Putzmacherei und Putzmacherin

Die Not der Näherinnen und Putzmacherinnen 1843

In ihrem Beitrag „The Face of Fashion: Milliners in Eighteenth-Century Visual Culture“, erschienen im British Journal for Eighteenth Century Studies 2002, S. 157-172, zitiert Kimberly Chrisman Campbell das Gedicht „Song of the Shirt“ von Thomas Hood. Eine Näherin sei zwar nicht mit einer Putzmacherin gleichzusetzen, die Arbeitsverhältnisse aber 1843, dem Erscheinungsjahr des Gedichtes, für sie wohl kaum besser gewesen.

Das Gedicht, das sogar einen eigenen Wikipedia-Eintrag: The Song of the Shirt hat, wurde zunächst anonym in der Zeitschrift „Punch“ veröffentlicht. Es thematisiert das Leben der Nadelarbeiterinnen, zu denen unzweifelhaft auch Putzmacherinnen gehörten, und beschreibt es als Sklaventum, als Gefängnisarbeit, ohne Hoffnung.

Das Gedicht inspirierte die Malerin Anna Blunden zu ihrem bekanntesten Gemälde, „The Seamstress or For Only One Short Hour„. Allerdings spiegelt es in seiner Idylle wohl kaum die wirkliche Not der Näherinnen wider.

Gemälde von Anna Blunden: The Seamstress - For only one short hour, 1854
Gemälde von Anna Blunden: The Seamstress – For only one short hour, 1854

Eher den Kern scheint mir ein Bild von Richard Redgrave: The poor seamstress (1844) zu treffen:

Richard Redgrave: The poor seamstress (1844)
Richard Redgrave: The poor seamstress (1844)

Ich zitiere den Text des Gedichtes im Folgenden im Original (Punch, or the London Charivari. 16 December 1843, S. 260) und füge unten noch ein Bild der Originalseite an:

Song of the Shirt

With fingers weary and worn,
   With eyelids heavy and red,
A woman sat in unwomanly rags,
   Plying her needle and thread—
      Stitch! stitch! stitch!
In poverty, hunger, and dirt,
   And still with a voice of dolorous pitch
She sang the "Song of the Shirt."

   "Work! work! work!
While the cock is crowing aloof!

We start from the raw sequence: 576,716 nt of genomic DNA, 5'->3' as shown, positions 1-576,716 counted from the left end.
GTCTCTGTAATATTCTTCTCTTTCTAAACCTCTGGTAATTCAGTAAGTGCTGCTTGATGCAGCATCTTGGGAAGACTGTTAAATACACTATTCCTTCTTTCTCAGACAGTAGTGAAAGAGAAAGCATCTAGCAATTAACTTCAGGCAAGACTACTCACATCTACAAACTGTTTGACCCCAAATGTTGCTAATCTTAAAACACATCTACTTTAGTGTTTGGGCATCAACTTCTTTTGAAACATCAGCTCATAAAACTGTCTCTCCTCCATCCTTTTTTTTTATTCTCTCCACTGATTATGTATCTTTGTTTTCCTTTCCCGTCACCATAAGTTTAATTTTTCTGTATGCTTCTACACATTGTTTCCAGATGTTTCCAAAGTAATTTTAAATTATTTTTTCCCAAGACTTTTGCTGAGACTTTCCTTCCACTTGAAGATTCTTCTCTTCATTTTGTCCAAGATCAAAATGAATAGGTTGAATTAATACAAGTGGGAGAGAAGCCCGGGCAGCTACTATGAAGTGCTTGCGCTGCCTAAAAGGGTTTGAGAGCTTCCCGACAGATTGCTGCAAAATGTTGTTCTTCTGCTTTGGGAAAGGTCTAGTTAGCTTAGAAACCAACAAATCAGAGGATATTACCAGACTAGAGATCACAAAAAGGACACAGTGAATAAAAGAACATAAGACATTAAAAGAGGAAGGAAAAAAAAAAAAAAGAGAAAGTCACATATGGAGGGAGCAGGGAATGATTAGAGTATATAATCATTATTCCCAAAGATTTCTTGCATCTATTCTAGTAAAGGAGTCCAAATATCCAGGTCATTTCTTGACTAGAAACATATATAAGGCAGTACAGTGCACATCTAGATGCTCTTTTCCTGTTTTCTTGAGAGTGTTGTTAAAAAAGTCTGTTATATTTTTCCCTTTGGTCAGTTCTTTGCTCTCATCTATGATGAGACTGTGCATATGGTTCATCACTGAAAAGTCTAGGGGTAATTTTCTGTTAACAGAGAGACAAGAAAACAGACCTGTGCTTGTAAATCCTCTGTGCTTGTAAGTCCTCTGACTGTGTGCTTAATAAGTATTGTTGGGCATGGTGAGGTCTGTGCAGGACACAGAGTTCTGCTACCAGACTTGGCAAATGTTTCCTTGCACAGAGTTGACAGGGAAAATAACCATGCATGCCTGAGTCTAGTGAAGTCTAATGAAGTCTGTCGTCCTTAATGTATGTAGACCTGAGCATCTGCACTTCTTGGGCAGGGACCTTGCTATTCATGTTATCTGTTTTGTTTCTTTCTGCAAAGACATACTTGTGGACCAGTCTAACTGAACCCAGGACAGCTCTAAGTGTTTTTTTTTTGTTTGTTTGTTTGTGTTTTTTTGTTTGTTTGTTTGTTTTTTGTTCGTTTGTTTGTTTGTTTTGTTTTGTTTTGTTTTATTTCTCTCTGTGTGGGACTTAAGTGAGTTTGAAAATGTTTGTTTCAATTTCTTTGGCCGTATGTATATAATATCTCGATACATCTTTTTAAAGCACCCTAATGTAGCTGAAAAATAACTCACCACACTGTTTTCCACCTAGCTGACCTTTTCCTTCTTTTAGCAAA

And work—work—work,
Till the stars shine through the roof!
It's O! to be a slave
   Along with the barbarous Turk,
Where woman has never a soul to save,
   If this is Christian work!

   "Work—work—work,
Till the brain begins to swim;
   Work—work—work,
Till the eyes are heavy and dim!
Seam, and gusset, and band,                    
   Band, and gusset, and seam,
Till over the buttons I fall asleep,
   And sew them on in a dream!

   "O, men, with sisters dear!
   O, men, with mothers and wives!
It is not linen you're wearing out, 
   But human creatures' lives!
      Stitch—stitch—stitch,
   In poverty, hunger and dirt,      
Sewing at once, with a double thread,
   A Shroud as well as a Shirt.

   "But why do I talk of death?
   That phantom of grisly bone,
I hardly fear his terrible shape,
   It seems so like my own—
It seems so like my own, 
   Because of the fasts I keep;
Oh, God! that bread should be so dear.
   And flesh and blood so cheap!
              
   "Work—work—work!
   My labour never flags;
And what are its wages? A bed of straw,
   A crust of bread—and rags.
That shattered roof—this naked floor—
   A table—a broken chair—
And a wall so blank, my shadow I thank
   For sometimes falling there!

   "Work—work—work!
   From weary chime to chime,   
Work—work—work,
   As prisoners work for crime!
Band, and gusset, and seam,
   Seam, and gusset, and band,
Till the heart is sick, and the brain benumbed,
   As well as the weary hand.

   "Work—work—work,
In the dull December light,
   And work—work—work,
When the weather is warm and bright—         
While underneath the eaves
   The brooding swallows cling
As if to show me their sunny backs
   And twit me with the spring.

   "O! but to breathe the breath
Of the cowslip and primrose sweet—
   With the sky above my head,
And the grass beneath my feet;
For only one short hour
   To feel as I used to feel,            
Before I knew the woes of want
   And the walk that costs a meal!

   "O! but for one short hour!
   A respite however brief!
No blessed leisure for Love or hope,
   But only time for grief!
A little weeping would ease my heart,
   But in their briny bed
My tears must stop, for every drop
   Hinders needle and thread!"

With fingers weary and worn,
   With eyelids heavy and red,
A woman sat in unwomanly rags,
   Plying her needle and thread—
      Stitch! stitch! stitch!
   In poverty, hunger, and dirt,
And still with a voice of dolorous pitch,—
Would that its tone could reach the Rich!—
   She sang this "Song of the Shirt!"
The song of the shirt. Punch 1843, Seite 260
The song of the shirt. Punch 1843, Seite 260

© Copyright Anno Stockem 2021

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